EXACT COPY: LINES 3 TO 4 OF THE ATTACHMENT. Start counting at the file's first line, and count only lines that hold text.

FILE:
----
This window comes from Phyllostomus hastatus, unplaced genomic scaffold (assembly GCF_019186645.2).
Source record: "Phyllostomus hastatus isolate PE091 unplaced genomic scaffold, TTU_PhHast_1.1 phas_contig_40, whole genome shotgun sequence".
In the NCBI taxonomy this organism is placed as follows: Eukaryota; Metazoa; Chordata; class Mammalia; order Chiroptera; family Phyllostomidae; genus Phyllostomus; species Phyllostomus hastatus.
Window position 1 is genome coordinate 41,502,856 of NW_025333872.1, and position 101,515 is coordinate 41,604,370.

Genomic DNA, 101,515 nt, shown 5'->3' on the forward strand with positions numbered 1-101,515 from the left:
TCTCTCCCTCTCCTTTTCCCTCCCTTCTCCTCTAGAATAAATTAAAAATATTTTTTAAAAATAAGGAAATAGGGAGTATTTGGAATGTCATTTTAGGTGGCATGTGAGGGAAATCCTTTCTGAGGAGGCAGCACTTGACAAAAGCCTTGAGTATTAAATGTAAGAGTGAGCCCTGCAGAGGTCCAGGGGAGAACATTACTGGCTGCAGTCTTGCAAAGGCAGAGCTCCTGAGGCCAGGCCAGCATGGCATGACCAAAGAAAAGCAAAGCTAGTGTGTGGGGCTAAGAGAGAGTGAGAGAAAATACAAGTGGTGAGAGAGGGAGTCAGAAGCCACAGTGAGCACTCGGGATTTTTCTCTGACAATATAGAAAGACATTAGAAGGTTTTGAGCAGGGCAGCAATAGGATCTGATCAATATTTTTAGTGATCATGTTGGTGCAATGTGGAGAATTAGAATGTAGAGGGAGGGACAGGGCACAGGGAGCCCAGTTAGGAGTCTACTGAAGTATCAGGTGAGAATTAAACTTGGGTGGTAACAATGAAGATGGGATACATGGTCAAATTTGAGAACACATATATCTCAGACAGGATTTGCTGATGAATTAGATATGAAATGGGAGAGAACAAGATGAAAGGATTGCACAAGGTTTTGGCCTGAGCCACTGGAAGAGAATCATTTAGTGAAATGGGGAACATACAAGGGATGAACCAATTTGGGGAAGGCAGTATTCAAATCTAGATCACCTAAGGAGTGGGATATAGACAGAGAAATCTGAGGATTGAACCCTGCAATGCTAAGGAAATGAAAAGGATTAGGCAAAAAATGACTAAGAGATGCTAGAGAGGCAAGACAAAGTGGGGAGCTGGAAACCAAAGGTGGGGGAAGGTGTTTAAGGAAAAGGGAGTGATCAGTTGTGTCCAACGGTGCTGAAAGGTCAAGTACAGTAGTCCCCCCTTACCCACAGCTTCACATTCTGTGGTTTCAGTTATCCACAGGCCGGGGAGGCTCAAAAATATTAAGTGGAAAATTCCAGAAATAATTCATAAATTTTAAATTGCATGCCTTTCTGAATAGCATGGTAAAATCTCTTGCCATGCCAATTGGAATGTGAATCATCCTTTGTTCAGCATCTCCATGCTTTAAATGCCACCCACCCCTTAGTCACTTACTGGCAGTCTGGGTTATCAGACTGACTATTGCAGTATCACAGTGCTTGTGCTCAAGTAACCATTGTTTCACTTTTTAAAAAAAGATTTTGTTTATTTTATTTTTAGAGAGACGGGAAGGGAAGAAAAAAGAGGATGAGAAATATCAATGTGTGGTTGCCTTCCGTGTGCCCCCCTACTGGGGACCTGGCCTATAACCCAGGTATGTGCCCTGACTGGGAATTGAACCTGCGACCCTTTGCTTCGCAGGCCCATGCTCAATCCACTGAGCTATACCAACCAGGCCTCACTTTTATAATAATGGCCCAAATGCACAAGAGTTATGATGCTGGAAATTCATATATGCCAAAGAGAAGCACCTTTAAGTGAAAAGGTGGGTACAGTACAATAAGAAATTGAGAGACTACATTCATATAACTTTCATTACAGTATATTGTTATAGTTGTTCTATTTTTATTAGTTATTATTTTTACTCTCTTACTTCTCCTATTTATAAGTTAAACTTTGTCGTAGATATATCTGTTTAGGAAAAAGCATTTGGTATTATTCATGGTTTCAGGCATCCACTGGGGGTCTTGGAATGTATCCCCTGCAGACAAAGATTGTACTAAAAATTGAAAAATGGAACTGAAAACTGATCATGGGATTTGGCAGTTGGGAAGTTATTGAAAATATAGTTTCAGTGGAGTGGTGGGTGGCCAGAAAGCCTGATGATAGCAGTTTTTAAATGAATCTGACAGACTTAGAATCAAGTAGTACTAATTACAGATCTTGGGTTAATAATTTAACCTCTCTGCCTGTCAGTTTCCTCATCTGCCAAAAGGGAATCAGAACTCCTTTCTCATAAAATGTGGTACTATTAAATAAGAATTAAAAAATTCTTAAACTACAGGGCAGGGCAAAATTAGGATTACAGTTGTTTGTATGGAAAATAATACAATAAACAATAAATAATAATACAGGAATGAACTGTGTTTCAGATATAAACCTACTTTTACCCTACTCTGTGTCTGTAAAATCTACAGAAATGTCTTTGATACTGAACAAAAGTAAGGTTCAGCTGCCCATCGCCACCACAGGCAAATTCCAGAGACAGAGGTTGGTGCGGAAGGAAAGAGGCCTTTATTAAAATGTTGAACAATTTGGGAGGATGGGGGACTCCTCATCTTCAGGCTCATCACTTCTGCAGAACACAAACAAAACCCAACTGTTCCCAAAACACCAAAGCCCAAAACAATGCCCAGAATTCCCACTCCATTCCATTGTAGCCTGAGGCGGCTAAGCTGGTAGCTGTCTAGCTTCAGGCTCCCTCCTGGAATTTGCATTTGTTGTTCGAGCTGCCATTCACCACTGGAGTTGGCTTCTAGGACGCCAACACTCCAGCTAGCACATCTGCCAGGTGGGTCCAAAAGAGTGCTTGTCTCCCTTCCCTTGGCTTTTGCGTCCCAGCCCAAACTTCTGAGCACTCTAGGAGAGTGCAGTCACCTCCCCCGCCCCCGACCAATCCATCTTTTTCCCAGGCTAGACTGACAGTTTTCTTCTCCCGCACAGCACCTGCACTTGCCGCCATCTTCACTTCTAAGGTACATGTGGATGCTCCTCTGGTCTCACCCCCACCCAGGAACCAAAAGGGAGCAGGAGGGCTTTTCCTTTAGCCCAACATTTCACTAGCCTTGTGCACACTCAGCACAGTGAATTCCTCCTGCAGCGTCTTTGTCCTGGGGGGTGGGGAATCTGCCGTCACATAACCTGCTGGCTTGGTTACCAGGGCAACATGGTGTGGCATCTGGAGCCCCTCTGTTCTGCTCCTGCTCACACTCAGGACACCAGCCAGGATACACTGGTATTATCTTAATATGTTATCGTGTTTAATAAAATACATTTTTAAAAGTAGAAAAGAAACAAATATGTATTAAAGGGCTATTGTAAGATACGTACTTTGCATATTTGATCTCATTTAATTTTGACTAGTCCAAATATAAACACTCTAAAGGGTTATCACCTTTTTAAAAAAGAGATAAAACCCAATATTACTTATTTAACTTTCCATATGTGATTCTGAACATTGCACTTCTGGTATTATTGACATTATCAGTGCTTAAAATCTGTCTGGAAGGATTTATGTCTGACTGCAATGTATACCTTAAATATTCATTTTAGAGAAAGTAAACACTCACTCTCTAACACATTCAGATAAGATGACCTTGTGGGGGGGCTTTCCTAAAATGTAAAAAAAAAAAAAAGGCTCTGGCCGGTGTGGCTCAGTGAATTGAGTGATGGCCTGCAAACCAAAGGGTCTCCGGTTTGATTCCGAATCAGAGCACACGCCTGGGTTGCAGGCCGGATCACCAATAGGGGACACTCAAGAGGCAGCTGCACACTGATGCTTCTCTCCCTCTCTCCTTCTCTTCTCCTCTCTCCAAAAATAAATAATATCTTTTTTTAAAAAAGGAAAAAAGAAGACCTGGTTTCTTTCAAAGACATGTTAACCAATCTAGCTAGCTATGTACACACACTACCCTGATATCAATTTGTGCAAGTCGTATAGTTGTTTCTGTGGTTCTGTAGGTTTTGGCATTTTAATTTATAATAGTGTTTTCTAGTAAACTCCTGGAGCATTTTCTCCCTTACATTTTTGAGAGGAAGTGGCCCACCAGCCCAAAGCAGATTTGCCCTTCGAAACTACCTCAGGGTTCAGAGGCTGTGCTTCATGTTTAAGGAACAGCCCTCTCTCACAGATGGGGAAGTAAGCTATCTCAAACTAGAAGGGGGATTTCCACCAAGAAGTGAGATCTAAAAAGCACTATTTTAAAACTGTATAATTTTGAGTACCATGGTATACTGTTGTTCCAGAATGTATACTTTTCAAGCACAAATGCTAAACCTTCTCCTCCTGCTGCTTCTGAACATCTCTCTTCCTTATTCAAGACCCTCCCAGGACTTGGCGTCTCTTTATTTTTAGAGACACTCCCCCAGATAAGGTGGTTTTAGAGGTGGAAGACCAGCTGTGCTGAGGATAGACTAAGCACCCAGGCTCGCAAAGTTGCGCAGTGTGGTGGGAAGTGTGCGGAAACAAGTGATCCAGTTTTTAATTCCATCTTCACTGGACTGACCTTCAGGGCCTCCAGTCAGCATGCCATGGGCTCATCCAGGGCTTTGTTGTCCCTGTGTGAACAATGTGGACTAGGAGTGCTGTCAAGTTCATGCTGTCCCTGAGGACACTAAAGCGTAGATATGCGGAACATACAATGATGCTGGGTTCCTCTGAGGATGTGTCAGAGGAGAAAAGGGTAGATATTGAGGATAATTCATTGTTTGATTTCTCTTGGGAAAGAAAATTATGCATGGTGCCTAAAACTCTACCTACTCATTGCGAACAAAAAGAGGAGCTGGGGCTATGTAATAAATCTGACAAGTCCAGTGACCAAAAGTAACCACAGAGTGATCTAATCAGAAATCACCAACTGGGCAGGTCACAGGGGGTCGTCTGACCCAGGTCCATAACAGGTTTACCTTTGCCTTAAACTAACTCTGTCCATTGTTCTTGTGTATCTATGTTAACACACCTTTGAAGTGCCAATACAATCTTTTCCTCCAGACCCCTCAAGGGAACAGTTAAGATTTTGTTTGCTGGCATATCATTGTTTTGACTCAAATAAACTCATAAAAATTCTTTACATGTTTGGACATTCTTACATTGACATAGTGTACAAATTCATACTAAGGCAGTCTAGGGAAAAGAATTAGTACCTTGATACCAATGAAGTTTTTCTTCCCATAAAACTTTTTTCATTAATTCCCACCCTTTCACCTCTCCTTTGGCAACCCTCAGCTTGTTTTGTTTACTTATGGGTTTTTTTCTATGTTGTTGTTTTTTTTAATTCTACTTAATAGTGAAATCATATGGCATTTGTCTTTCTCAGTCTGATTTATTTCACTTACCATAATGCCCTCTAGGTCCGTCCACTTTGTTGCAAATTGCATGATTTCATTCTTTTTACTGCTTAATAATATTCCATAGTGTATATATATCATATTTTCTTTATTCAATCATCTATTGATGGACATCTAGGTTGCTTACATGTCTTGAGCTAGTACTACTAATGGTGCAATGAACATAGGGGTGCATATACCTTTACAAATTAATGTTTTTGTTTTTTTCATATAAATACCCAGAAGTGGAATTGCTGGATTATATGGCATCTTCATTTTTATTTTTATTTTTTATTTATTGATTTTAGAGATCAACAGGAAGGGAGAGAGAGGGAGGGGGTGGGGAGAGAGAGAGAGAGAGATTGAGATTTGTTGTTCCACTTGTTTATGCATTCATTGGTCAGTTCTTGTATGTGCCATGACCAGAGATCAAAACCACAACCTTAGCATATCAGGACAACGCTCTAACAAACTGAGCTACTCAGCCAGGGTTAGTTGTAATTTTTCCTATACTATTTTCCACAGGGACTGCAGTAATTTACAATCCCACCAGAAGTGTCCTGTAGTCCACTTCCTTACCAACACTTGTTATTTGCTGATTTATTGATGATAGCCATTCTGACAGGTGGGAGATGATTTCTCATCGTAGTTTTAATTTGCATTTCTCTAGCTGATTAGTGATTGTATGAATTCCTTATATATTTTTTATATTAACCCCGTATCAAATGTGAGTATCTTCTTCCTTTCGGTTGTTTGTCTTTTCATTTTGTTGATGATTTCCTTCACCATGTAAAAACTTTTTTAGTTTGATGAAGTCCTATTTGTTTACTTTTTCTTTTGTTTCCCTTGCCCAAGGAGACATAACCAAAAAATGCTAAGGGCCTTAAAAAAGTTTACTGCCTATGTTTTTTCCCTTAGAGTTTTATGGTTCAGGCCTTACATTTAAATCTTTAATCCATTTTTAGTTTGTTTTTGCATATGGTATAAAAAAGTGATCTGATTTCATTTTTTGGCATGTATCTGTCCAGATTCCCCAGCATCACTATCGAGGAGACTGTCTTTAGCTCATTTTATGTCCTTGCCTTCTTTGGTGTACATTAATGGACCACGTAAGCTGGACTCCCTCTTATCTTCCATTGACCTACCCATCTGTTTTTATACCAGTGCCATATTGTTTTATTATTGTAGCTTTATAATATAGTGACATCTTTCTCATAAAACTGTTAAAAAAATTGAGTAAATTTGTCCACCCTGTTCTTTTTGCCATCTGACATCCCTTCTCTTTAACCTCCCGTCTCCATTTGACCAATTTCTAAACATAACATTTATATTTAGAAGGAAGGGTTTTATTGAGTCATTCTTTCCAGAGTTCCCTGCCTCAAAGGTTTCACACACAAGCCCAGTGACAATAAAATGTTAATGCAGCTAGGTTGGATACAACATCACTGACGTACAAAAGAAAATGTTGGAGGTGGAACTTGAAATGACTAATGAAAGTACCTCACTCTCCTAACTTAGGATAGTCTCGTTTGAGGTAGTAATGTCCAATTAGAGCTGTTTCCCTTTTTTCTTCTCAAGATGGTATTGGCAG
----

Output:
In the NCBI taxonomy this organism is placed as follows: Eukaryota; Metazoa; Chordata; class Mammalia; order Chiroptera; family Phyllostomidae; genus Phyllostomus; species Phyllostomus hastatus.
Window position 1 is genome coordinate 41,502,856 of NW_025333872.1, and position 101,515 is coordinate 41,604,370.